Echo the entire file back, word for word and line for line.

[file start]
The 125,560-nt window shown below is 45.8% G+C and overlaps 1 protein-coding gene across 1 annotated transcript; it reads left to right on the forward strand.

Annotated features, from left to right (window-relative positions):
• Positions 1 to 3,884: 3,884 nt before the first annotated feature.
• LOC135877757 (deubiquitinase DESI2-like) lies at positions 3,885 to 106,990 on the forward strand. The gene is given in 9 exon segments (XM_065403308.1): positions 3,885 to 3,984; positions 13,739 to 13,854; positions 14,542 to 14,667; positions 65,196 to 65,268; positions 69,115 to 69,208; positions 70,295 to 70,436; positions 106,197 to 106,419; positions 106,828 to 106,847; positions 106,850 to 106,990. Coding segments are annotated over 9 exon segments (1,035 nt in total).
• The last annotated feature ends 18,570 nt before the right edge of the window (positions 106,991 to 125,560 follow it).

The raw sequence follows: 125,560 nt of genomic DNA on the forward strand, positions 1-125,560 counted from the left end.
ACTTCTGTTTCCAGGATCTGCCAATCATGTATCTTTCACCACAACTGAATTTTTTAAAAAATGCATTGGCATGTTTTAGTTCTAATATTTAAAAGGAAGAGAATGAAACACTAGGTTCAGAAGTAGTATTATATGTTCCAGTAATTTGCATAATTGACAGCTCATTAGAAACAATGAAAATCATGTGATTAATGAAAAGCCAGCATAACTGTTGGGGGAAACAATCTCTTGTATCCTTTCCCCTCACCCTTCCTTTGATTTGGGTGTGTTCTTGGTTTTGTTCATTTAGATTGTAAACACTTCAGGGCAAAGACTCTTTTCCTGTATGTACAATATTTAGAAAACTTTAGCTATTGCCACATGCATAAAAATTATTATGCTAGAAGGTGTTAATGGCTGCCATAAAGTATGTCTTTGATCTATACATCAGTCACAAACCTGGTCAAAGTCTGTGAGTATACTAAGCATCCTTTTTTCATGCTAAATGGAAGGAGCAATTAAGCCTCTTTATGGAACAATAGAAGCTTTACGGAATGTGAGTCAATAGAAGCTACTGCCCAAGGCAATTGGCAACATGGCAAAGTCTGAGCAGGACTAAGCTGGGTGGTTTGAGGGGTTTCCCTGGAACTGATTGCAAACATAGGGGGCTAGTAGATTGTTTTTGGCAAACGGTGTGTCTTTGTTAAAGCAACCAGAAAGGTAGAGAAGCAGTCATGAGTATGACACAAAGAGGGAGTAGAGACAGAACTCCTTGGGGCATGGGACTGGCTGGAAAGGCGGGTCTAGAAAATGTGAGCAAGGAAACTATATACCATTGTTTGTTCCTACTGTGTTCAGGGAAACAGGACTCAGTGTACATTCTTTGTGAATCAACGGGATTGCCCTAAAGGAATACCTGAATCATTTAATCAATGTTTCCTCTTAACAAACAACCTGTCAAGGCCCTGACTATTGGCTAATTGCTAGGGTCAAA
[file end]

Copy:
The 125,560-nt window shown below is 45.8% G+C and overlaps 1 protein-coding gene across 1 annotated transcript; it reads left to right on the forward strand.

Annotated features, from left to right (window-relative positions):
• Positions 1 to 3,884: 3,884 nt before the first annotated feature.
• LOC135877757 (deubiquitinase DESI2-like) lies at positions 3,885 to 106,990 on the forward strand. The gene is given in 9 exon segments (XM_065403308.1): positions 3,885 to 3,984; positions 13,739 to 13,854; positions 14,542 to 14,667; positions 65,196 to 65,268; positions 69,115 to 69,208; positions 70,295 to 70,436; positions 106,197 to 106,419; positions 106,828 to 106,847; positions 106,850 to 106,990. Coding segments are annotated over 9 exon segments (1,035 nt in total).
• The last annotated feature ends 18,570 nt before the right edge of the window (positions 106,991 to 125,560 follow it).

The raw sequence follows: 125,560 nt of genomic DNA on the forward strand, positions 1-125,560 counted from the left end.
ACTTCTGTTTCCAGGATCTGCCAATCATGTATCTTTCACCACAACTGAATTTTTTAAAAAATGCATTGGCATGTTTTAGTTCTAATATTTAAAAGGAAGAGAATGAAACACTAGGTTCAGAAGTAGTATTATATGTTCCAGTAATTTGCATAATTGACAGCTCATTAGAAACAATGAAAATCATGTGATTAATGAAAAGCCAGCATAACTGTTGGGGGAAACAATCTCTTGTATCCTTTCCCCTCACCCTTCCTTTGATTTGGGTGTGTTCTTGGTTTTGTTCATTTAGATTGTAAACACTTCAGGGCAAAGACTCTTTTCCTGTATGTACAATATTTAGAAAACTTTAGCTATTGCCACATGCATAAAAATTATTATGCTAGAAGGTGTTAATGGCTGCCATAAAGTATGTCTTTGATCTATACATCAGTCACAAACCTGGTCAAAGTCTGTGAGTATACTAAGCATCCTTTTTTCATGCTAAATGGAAGGAGCAATTAAGCCTCTTTATGGAACAATAGAAGCTTTACGGAATGTGAGTCAATAGAAGCTACTGCCCAAGGCAATTGGCAACATGGCAAAGTCTGAGCAGGACTAAGCTGGGTGGTTTGAGGGGTTTCCCTGGAACTGATTGCAAACATAGGGGGCTAGTAGATTGTTTTTGGCAAACGGTGTGTCTTTGTTAAAGCAACCAGAAAGGTAGAGAAGCAGTCATGAGTATGACACAAAGAGGGAGTAGAGACAGAACTCCTTGGGGCATGGGACTGGCTGGAAAGGCGGGTCTAGAAAATGTGAGCAAGGAAACTATATACCATTGTTTGTTCCTACTGTGTTCAGGGAAACAGGACTCAGTGTACATTCTTTGTGAATCAACGGGATTGCCCTAAAGGAATACCTGAATCATTTAATCAATGTTTCCTCTTAACAAACAACCTGTCAAGGCCCTGACTATTGGCTAATTGCTAGGGTCAAA